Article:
The county's primary geographic feature is Niagara Falls, the riverbed of which has eroded seven miles south over the past 12,000 years since the last Ice Age. The Niagara River and Niagara Falls, are in effect, the drainage ditch for four of the Great Lakes which constitute the world's largest supply of fresh water. The water flows north from Lake Erie, then through the Niagara River, goes over Niagara Falls, and then on to Lake Ontario and the St. Lawrence River, eventually emptying into the North Atlantic Ocean. Today, tourists and visitors to the Falls see a diminished flow of water over the Falls, since a portion of the flow has been diverted for hydroelectric power purposes. Both the American and Canadian side of the Niagara River have massive electrical power plants.
The spectacular Niagara Gorge is the path Niagara Falls has taken over thousands of years as it continues to erode. Niagara Falls started at the Niagara Escarpment which cuts Niagara County in half in an east-west direction. North of the Escarpment lies the Lake Ontario plain, which is a fertile flatland used to grow grapes, apples, peaches and other fruits and vegetables. The grape variety Niagara, source of most American white grape juice but not esteemed for wine, was first grown in the county, in 1868. Viticulture, or wine culture has begun to take place, with several wineries below the escarpment. This has helped to improve the depressed economy of the region. To further capitalize on economic development, the state has created the Niagara Wine Trail.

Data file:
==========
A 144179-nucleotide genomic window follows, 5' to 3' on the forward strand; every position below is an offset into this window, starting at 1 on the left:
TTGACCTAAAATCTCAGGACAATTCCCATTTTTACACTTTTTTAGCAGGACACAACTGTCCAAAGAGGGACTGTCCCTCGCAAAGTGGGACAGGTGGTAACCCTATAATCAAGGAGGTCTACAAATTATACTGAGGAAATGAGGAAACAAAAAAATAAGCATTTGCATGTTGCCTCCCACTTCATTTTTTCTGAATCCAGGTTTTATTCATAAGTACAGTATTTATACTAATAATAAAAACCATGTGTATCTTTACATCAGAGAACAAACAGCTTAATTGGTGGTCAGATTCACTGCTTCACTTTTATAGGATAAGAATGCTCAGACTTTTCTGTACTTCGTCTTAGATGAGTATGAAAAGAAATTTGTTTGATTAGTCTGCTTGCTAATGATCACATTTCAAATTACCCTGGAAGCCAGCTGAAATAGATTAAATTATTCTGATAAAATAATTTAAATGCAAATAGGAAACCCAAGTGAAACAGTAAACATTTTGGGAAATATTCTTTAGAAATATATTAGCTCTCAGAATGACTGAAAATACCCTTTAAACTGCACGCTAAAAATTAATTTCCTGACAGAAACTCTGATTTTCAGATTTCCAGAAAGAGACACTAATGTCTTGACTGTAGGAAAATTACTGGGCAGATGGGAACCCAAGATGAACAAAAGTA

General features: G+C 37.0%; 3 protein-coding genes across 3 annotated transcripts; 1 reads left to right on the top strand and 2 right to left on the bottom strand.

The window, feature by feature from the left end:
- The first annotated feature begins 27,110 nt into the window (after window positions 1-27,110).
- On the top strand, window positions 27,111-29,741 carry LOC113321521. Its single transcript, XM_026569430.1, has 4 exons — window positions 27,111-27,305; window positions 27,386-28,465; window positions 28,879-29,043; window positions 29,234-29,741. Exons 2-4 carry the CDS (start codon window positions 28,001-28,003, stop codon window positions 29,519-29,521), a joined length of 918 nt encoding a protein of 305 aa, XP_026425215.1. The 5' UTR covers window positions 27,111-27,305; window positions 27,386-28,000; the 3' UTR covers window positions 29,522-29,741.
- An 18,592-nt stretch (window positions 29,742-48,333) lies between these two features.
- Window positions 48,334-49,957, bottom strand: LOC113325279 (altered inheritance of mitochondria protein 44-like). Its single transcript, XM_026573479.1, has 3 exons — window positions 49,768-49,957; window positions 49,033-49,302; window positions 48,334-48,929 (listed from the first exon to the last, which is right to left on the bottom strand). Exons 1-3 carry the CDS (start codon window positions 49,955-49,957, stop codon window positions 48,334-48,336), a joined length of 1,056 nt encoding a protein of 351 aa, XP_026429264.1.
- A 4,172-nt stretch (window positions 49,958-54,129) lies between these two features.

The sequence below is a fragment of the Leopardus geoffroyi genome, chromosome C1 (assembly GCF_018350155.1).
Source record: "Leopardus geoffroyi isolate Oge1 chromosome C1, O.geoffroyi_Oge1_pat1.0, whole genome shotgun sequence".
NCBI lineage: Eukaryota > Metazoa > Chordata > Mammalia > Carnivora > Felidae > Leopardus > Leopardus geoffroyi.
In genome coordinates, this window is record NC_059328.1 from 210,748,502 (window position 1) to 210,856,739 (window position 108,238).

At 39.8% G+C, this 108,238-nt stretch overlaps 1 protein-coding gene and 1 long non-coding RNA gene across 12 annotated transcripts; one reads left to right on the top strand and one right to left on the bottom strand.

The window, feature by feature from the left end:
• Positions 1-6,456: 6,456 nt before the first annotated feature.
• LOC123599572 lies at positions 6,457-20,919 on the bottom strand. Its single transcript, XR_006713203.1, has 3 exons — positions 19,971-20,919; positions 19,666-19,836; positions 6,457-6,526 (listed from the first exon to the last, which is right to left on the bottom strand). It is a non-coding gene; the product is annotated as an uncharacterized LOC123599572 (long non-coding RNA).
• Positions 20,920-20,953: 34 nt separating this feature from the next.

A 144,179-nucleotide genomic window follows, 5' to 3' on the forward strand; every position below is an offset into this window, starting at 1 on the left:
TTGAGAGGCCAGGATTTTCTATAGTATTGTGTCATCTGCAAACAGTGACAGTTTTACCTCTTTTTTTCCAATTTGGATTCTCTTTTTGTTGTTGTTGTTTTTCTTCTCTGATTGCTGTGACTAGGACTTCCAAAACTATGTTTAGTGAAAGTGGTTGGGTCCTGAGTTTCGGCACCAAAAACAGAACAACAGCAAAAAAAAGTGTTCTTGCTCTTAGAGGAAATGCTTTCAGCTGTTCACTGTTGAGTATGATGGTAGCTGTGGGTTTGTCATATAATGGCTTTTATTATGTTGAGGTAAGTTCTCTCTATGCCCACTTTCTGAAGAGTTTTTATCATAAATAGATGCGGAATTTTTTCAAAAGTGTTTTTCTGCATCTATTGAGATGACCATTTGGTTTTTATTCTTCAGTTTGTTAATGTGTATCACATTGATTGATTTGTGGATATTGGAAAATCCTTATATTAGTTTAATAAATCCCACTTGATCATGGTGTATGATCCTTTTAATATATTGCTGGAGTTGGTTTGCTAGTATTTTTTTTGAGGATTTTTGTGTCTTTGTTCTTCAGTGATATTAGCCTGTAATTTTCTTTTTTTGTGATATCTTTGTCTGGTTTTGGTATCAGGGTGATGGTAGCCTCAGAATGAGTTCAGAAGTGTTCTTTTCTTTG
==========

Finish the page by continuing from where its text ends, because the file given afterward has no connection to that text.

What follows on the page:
Adjacent counties and areas
- Orleans County - east
- Genesee County - southeast
- Erie County - south
- Regional Municipality of Niagara, Ontario, Canada - west
- Interstate 190 (Niagara Thruway)
- U.S. Route 62
US 62 Business
- New York State Route 18
- New York State Route 31
- New York State Route 78
- New York State Route 93
- New York State Route 104
- New York State Route 265
- New York State Route 384
- New York State Route 425
- Robert Moses State Parkway
- LaSalle Expressway
State protected areas
- De Veaux Woods State Park, north of the City of Niagara Falls.
- Devil's Hole State Park, immediately north of the City of Niagara Falls.
- Fort Niagara State Park, located at the mouth of the Niagara River.
- Earl W. Brydges Artpark State Park, in the Town of Lewiston.
- Four Mile Creek State Park, on the shore of Lake Ontario.
- Golden Hill State Park, on the shore of Lake Ontario.
- Hartland Swamp Wildlife Management Area—a conservation area in the Town of Hartland.
- Joseph Davis State Park, along the Niagara River.
- Niagara Reservation State Park, in the City of Niagara Falls.
- Reservoir State Park, south of the power reservoir.
- Tonawanda Wildlife Management Area, partly in the Town of Royalton.
- Wilson-Tuscarora State Park, on the shore of Lake Ontario.
Government and politics
Niagara County was long a Democratic county, voting Democratic since 1980 with the exception of Reagan's 1984 landslide. However, in 2016, Trump's appeal with white-working class voters flipped this county to a decisive 18-point Republican win, bigger than Reagan's 11-point win.